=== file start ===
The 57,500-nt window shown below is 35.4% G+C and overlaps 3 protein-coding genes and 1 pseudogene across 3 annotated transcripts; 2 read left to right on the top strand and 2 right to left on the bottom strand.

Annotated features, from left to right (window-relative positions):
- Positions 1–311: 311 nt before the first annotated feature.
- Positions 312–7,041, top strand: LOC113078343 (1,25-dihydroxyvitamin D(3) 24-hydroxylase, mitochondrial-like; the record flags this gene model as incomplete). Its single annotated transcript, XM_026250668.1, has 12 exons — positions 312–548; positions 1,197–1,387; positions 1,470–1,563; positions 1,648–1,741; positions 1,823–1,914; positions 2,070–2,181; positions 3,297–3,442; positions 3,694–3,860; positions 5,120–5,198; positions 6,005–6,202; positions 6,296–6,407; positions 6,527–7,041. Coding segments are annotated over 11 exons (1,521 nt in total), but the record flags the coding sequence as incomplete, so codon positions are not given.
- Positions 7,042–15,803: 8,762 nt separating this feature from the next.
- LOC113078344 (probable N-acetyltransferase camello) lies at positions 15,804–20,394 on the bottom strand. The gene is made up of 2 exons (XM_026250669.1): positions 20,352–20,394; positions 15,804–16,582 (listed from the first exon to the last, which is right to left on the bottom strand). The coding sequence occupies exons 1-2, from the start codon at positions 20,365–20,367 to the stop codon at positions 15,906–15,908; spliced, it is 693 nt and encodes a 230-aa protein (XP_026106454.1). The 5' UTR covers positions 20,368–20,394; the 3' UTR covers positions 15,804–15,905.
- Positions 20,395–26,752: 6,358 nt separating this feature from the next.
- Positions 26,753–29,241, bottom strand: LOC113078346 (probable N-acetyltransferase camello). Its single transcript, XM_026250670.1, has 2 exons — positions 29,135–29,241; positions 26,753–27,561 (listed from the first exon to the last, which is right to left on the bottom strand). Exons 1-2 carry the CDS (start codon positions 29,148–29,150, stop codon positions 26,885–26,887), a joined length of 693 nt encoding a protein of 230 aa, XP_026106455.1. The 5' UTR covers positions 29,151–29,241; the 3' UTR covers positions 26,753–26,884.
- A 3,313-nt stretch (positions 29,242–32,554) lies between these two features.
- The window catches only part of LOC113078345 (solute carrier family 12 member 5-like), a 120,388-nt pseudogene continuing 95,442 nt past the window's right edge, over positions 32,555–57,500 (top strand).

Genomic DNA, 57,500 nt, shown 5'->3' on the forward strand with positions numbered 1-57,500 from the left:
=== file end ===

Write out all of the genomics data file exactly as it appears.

The 57,500-nt window shown below is 35.4% G+C and overlaps 3 protein-coding genes and 1 pseudogene across 3 annotated transcripts; 2 read left to right on the top strand and 2 right to left on the bottom strand.

Annotated features, from left to right (window-relative positions):
- Positions 1–311: 311 nt before the first annotated feature.
- Positions 312–7,041, top strand: LOC113078343 (1,25-dihydroxyvitamin D(3) 24-hydroxylase, mitochondrial-like; the record flags this gene model as incomplete). Its single annotated transcript, XM_026250668.1, has 12 exons — positions 312–548; positions 1,197–1,387; positions 1,470–1,563; positions 1,648–1,741; positions 1,823–1,914; positions 2,070–2,181; positions 3,297–3,442; positions 3,694–3,860; positions 5,120–5,198; positions 6,005–6,202; positions 6,296–6,407; positions 6,527–7,041. Coding segments are annotated over 11 exons (1,521 nt in total), but the record flags the coding sequence as incomplete, so codon positions are not given.
- Positions 7,042–15,803: 8,762 nt separating this feature from the next.
- LOC113078344 (probable N-acetyltransferase camello) lies at positions 15,804–20,394 on the bottom strand. The gene is made up of 2 exons (XM_026250669.1): positions 20,352–20,394; positions 15,804–16,582 (listed from the first exon to the last, which is right to left on the bottom strand). The coding sequence occupies exons 1-2, from the start codon at positions 20,365–20,367 to the stop codon at positions 15,906–15,908; spliced, it is 693 nt and encodes a 230-aa protein (XP_026106454.1). The 5' UTR covers positions 20,368–20,394; the 3' UTR covers positions 15,804–15,905.
- Positions 20,395–26,752: 6,358 nt separating this feature from the next.
- Positions 26,753–29,241, bottom strand: LOC113078346 (probable N-acetyltransferase camello). Its single transcript, XM_026250670.1, has 2 exons — positions 29,135–29,241; positions 26,753–27,561 (listed from the first exon to the last, which is right to left on the bottom strand). Exons 1-2 carry the CDS (start codon positions 29,148–29,150, stop codon positions 26,885–26,887), a joined length of 693 nt encoding a protein of 230 aa, XP_026106455.1. The 5' UTR covers positions 29,151–29,241; the 3' UTR covers positions 26,753–26,884.
- A 3,313-nt stretch (positions 29,242–32,554) lies between these two features.
- The window catches only part of LOC113078345 (solute carrier family 12 member 5-like), a 120,388-nt pseudogene continuing 95,442 nt past the window's right edge, over positions 32,555–57,500 (top strand).

Genomic DNA, 57,500 nt, shown 5'->3' on the forward strand with positions numbered 1-57,500 from the left: